From Taking Along Fresh Water to Avoiding Fireworks, PETA Says It's Easy to Help Canine Companions Enjoy the Dog Days of Summer
For Immediate Release:
July 10, 2017
Megan Wiltsie 202-483-7382
Norfolk, Va. – For animal guardians planning summer beach vacations and wanting to include the whole family in the fun, PETA has rounded up the best tips and tricks for keeping pooches cool during summer activities.
- First, use common sense: Never try to force a dog to go in the water. Some dogs will never forgive you, and those who like swimming won’t need much coaxing.
- Sand can be hard on older or frail canine knees. Even with younger dogs, exercise moderation—the beach can be so exciting, especially initially, that they can sometimes overdo it.
- Always take plenty of fresh drinking water and a bowl. Salt water can make dogs vomit and become dehydrated, and they need water to cool down in that fur coat.
- Know your dog: If dogs are allowed off leash, only unleash them if you know they won’t run away or behave aggressively. Don’t let them out of your sight, and if you have more than one dog, don’t let them get too far apart. Use treats to encourage them to come to you reliably when called.
- Never let dogs go into the water if it’s particularly choppy and rough, such as right before or after a storm—and if you see lightning, get off the beach immediately.
- Dogs should never be permitted to harass wildlife, such as chasing, digging up, and killing sand crabs. Instead, take a ball along, or encourage them to start digging that hole to China.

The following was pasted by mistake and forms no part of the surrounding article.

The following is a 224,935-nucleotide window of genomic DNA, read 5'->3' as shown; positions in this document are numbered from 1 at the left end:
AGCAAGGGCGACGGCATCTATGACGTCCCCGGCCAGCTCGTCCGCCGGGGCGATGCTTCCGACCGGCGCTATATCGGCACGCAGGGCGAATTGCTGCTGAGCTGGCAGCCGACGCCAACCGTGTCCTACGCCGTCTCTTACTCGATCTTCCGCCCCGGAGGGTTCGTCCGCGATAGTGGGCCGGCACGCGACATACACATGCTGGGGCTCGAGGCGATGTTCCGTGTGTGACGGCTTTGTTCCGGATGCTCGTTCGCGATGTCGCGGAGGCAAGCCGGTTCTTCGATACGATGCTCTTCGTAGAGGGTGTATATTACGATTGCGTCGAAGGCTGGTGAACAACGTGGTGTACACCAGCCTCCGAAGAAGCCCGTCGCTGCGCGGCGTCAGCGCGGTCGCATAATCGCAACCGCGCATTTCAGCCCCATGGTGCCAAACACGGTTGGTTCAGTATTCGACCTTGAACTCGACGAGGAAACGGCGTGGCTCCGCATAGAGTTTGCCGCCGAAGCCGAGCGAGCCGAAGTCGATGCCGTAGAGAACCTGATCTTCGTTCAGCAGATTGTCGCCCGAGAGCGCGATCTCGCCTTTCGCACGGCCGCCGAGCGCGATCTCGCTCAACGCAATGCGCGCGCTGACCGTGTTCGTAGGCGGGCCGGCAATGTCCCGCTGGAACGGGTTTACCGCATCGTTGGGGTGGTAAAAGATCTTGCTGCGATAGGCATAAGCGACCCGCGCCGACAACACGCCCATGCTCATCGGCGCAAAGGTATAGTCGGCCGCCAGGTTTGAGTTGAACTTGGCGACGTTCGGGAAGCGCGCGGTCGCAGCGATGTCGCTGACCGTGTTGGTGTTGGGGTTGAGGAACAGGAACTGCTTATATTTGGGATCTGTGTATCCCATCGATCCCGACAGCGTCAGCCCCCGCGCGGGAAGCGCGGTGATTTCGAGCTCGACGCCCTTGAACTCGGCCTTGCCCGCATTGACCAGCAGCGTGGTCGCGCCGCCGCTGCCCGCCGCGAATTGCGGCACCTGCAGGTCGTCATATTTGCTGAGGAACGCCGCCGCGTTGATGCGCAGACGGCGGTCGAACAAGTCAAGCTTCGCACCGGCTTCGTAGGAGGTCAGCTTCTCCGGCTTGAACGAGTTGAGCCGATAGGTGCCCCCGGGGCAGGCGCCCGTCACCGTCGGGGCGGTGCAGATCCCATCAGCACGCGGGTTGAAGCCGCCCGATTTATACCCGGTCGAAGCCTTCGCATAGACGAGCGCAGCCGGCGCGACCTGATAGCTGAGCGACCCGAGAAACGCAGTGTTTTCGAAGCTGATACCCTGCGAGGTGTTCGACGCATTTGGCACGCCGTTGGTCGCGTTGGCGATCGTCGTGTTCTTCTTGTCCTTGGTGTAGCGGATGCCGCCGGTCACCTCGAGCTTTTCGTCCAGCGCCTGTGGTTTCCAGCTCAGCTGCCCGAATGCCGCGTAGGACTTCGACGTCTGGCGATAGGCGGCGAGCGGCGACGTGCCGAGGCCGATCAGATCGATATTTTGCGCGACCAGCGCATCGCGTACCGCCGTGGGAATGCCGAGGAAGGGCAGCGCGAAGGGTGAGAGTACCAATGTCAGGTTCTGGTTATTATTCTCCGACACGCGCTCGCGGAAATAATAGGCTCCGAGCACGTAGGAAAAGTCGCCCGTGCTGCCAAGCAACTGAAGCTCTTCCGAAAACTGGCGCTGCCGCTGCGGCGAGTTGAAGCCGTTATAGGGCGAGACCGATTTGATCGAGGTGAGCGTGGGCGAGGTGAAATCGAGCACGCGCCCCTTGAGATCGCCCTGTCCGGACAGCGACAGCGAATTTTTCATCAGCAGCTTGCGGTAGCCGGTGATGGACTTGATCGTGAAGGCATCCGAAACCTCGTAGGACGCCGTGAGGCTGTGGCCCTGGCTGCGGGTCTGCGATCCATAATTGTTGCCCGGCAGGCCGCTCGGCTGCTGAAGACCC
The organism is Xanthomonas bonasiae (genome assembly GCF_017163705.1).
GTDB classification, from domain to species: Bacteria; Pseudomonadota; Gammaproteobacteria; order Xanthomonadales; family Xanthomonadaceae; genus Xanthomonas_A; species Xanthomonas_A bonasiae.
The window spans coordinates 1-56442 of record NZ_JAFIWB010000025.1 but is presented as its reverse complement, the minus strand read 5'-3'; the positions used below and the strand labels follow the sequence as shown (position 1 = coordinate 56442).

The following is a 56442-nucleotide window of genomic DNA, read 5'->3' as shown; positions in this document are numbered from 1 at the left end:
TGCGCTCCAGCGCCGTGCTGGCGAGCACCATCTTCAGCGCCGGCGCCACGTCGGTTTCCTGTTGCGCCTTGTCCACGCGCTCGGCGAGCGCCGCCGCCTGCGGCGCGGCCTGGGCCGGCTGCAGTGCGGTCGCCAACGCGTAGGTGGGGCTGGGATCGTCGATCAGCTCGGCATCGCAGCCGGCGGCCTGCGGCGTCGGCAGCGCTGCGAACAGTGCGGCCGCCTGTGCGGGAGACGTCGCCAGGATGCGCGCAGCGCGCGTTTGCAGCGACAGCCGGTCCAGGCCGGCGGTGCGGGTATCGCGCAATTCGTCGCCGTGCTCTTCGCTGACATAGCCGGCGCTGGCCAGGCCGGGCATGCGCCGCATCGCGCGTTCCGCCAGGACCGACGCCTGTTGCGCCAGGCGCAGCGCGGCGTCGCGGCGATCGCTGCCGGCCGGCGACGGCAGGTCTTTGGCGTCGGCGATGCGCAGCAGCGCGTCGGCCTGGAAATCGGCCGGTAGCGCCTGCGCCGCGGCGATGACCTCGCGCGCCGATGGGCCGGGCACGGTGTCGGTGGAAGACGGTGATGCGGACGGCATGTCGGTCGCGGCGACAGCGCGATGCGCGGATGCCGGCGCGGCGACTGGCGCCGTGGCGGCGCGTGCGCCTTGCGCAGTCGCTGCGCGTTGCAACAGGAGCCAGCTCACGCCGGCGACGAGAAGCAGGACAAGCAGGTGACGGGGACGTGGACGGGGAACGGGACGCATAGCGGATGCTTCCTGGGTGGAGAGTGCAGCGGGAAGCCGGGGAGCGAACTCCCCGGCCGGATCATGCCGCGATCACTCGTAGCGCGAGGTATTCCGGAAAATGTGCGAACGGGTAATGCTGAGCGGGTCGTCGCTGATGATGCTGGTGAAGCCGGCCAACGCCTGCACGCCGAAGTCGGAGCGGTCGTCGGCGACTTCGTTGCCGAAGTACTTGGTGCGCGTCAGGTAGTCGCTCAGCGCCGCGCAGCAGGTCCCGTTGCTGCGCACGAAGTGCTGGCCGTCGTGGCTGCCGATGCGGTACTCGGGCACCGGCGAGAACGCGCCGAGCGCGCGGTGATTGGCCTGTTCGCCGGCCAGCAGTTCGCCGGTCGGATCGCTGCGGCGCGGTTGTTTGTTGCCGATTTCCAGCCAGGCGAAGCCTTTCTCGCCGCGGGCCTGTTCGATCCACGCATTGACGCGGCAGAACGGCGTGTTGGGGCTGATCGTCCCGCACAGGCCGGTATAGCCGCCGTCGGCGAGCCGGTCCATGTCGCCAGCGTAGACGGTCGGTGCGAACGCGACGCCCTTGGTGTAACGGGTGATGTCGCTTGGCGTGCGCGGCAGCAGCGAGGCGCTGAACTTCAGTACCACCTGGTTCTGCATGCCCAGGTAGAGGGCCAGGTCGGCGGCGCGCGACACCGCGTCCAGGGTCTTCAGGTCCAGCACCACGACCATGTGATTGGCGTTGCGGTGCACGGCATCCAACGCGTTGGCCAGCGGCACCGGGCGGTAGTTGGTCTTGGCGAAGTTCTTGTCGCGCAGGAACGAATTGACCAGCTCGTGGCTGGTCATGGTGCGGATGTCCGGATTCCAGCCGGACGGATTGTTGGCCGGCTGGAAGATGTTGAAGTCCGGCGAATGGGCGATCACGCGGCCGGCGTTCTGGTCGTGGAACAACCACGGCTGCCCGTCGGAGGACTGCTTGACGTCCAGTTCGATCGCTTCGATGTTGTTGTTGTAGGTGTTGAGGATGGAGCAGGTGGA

- Be on the lookout for discarded fishing tackle (including hooks) left in the sand. Picking up dangerous litter like fishhooks and broken glass will help both your dog and marine wildlife.
- Find out if—and when—the beach allows fireworks, and avoid going at those times, as the explosions can be extremely frightening to dogs. Find out what you can do to calm your dog’s nerves during fireworks on PETA’s blog.
- Never leave an animal in a parked car in warm weather—even just briefly and with the windows partially rolled down. A dog trapped inside a hot car can succumb to heatstroke within minutes—even if the car isn’t parked in direct sunlight.
PETA notes that if dogs are showing symptoms of heatstroke—including restlessness, heavy panting, vomiting, lethargy, and lack of coordination—get them into the shade immediately. Lower their body temperature by providing water, applying a cold towel to the neck and chest, or immersing them in tepid (not ice-cold) water. Then immediately call a veterinarian.
PETA’s public service announcement featuring Mckenna Grace about never leaving dogs in hot cars is available for download here.
For additional tips, visit PETA.org.